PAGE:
by Sally Colby
Sometimes a farm seems close to perfect, but needs just a bit of help.
That’s what Will and Judy Stevens found when they purchased a former dairy farm in Shoreham, VT. “Prior to buying this farm in 1984, we grew apples, so we were learning about apples,” said Judy. “When we got married, we asked for apple trees as a wedding gift. We were interested in cider and old time varieties, and Golden Russet was one of those.” Although they have a small orchard of primarily disease-resistant varieties, the focus of the operation is organic vegetables.
After the required three-year transition, Golden Russet Farm & Greenhouses became certified organic in 1987. The farm includes 84 acres; 10 of which is loamy soil used for vegetable production. Some of the remaining ground is in crop rotation for insect and disease control, and the heavy clay soil ridge is used for pasture and hay.
To build the soil, the Stevens’ started adding compost. “We established relationships with area dairy farms to obtain materials for composting,” said Judy. “It took about three years to bring soils back to life. At the same time, we were figuring out the markets for our vegetables.”
Judy recalls that as they were starting to farm, there was a national increase in people asking for organic produce. They were growing organic because that’s what they knew and were comfortable with.
Will and Judy start seedlings in early March in two greenhouses that are used primarily for bedding plants, which have also become a big part of their business.
The first crops are alliums, including onions, leeks and shallots. Other early seed starts include pansies, rosemary and asparagus. Next, crops such as tomatoes, peppers, cucumbers, melons and brassicas are started for transplants. Weekly seedings into July ensure an extended growing season.
Bedding plants are started in the greenhouse and are ready for customers when Golden Russet Farm opens for the season in late April. “We have a steady, loyal following of people who come to purchase plants,” said Judy. “We’ll cut back hours in late June, and by the time we reach the end of July, the greenhouses are empty.
Having empty greenhouses is convenient for the farm’s garlic crop. “We grow a lot of garlic here,” said Judy, adding that garlic planted at the end of October to early November is harvested in mid-to late July. “Part of our garlic harvest involves spreading it out on the tables in the greenhouse for curing. Once it’s cured and the stems are dried down, we bundle it and store it in a shed until it’s sold.”
Soil tests are taken on various fields every few years, but the Stevens have seen a steady increase in quality since composting, plus cover crops, including rye, wheat, red clover, vetch and buckwheat also help build the soil.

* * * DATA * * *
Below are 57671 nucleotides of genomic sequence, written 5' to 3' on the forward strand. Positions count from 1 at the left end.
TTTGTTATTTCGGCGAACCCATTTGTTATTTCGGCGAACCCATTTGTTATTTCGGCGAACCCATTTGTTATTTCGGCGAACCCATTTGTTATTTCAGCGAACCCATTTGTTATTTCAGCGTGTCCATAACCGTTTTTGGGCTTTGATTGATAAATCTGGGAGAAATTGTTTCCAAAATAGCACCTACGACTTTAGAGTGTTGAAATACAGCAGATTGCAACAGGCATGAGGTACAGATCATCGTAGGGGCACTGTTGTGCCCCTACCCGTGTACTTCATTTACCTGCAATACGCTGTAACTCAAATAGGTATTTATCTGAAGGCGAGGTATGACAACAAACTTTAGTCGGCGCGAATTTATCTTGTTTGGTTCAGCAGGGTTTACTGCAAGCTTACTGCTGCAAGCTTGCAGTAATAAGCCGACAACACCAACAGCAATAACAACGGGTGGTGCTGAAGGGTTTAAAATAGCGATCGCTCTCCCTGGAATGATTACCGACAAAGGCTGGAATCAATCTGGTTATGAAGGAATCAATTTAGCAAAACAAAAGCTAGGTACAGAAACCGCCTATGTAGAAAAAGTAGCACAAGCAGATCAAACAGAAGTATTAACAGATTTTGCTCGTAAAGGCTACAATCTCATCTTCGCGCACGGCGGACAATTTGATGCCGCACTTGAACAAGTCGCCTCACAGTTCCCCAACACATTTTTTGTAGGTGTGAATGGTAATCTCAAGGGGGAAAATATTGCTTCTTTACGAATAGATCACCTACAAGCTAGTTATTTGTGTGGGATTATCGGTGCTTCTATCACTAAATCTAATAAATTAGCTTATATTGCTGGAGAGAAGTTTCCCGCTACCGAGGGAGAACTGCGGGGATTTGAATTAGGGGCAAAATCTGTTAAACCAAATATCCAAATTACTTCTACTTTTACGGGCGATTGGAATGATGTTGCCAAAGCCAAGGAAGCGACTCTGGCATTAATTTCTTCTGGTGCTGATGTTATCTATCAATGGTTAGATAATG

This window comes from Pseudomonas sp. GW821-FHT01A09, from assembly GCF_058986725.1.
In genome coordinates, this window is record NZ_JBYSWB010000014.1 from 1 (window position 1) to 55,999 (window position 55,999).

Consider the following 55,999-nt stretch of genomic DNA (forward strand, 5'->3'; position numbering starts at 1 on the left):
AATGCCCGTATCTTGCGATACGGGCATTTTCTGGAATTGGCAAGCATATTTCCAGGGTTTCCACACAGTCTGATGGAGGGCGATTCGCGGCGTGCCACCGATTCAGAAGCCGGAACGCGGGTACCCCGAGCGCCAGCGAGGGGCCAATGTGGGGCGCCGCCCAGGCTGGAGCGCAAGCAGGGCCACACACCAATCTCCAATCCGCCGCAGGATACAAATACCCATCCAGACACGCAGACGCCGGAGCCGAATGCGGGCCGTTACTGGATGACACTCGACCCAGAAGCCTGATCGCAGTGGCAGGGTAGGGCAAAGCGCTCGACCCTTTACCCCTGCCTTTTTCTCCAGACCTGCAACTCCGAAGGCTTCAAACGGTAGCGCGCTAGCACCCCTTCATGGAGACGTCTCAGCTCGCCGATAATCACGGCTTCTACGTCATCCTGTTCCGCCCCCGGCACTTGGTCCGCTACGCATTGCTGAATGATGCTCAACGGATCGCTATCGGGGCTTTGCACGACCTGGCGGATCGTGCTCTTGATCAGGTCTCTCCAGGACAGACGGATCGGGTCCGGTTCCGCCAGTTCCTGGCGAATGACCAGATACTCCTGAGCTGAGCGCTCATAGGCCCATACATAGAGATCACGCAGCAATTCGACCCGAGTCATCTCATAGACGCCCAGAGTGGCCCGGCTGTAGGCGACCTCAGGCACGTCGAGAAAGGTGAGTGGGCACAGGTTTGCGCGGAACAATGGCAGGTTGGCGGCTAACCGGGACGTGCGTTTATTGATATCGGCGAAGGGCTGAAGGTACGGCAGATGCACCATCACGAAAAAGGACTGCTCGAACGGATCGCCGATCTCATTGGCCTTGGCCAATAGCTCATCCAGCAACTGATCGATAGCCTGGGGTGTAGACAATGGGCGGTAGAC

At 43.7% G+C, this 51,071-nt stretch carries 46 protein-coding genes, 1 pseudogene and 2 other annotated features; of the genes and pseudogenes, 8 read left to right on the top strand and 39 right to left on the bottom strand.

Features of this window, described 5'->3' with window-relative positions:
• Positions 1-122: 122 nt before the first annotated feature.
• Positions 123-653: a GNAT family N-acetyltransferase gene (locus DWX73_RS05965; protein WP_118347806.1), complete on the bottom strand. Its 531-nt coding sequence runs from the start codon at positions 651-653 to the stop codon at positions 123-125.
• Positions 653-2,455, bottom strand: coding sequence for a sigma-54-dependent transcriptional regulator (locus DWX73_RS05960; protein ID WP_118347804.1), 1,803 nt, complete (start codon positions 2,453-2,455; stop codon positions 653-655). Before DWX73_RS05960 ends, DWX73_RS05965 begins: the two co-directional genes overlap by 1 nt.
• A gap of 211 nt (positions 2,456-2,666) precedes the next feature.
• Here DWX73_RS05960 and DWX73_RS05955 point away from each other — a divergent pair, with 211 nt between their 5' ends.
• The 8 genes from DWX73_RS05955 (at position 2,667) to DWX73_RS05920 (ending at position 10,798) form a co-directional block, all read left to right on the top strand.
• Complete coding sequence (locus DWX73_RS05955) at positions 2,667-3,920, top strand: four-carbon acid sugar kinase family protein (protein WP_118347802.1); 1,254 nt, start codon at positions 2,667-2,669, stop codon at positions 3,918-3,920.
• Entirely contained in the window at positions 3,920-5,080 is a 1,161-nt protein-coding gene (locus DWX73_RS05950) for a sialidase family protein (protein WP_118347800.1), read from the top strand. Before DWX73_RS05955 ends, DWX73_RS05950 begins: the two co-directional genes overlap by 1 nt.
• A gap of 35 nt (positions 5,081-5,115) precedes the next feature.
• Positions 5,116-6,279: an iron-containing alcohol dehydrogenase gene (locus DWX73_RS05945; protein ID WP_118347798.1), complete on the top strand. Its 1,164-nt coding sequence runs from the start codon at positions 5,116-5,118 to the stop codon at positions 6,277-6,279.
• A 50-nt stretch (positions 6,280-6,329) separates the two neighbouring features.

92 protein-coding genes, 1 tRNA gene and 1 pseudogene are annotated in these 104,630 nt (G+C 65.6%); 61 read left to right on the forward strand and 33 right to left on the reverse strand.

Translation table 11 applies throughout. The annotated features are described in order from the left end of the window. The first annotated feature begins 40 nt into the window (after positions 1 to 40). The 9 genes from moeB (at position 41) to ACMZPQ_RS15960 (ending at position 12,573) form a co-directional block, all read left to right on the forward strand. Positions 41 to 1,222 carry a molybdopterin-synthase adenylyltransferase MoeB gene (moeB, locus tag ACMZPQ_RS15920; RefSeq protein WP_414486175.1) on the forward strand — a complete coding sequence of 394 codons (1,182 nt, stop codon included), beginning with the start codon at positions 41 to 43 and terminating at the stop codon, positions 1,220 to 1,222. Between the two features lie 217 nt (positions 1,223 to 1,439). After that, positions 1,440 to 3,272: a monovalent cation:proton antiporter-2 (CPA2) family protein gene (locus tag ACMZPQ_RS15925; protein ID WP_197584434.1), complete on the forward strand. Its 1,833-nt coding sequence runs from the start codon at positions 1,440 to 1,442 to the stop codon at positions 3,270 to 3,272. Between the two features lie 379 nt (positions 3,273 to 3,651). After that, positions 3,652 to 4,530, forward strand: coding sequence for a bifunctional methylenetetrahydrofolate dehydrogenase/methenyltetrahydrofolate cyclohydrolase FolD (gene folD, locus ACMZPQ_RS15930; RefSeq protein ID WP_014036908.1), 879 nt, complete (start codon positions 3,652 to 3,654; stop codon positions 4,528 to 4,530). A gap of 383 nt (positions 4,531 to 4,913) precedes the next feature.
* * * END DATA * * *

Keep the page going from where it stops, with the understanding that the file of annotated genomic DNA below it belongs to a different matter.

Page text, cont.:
After the soil is prepared, raised beds are formed. The Stevens have been growing on more raised beds since the big storms of 2011 and 2012 when summer brought heavy rain and drowned many crops. “Since then, we’ve been creating higher raised beds,” said Judy. She added that water tends to pond on low spots in heavy soils, so plants are healthier when they’re off the ground.
Golden Russet Farms also grows a variety of winter squash and pie pumpkins, which they have been selling to a local brewing company for pumpkin ale production.
Cucurbit crops are protected with floating row cover. “It keeps them warm and keeps the striped cucumber beetle off,” said Judy, adding that the pest can really hammer a crop. “Then when the plants get tall, we’ll pull the cover off for one weeding, put it back on, then pull it off when the plants start to bloom. At that point, the row cover stays off. We’ll come through and cultivate once more, then undersow with hairy vetch – just before the pumpkins start to run. Then while they’re running, the vetch is germinating, and at the same time the entire field fills in with pumpkins. When the pumpkin foliage dies back in fall, the vetch is thick and lush. In spring, the field is nice and thick and green, then it’s plowed under.”
Golden Russet Farms includes a 35-share CSA. Judy says while that aspect of the farm isn’t large, it’s important, and has a loyal following. The CSA, which starts in mid June, allows subscribers to come once a week and bag up produce they select according to a blackboard list. Members can choose items according to what they like, and can also pick field-grown flowers, cherry tomatoes and herbs. The farm also offers a fall share, which customers pick up every other week.
Both Will and Judy are active civically, and involved in a variety of agricultural organizations including the Champlain Valley Farmers Coalition, Vermont Fresh Network, NOFA (Northeast Organic Farming Association) and the Vermont Vegetable and Berry Association. The farm is certified organic through VOF (Vermont Organic Farmers). Judy believes it’s important to be involved with such organizations to learn about the latest in growing and to network with other growers. “From the very beginning, it’s how we learned to do what we’re doing.”
Variety keeps organic farm growing
by Sally Colby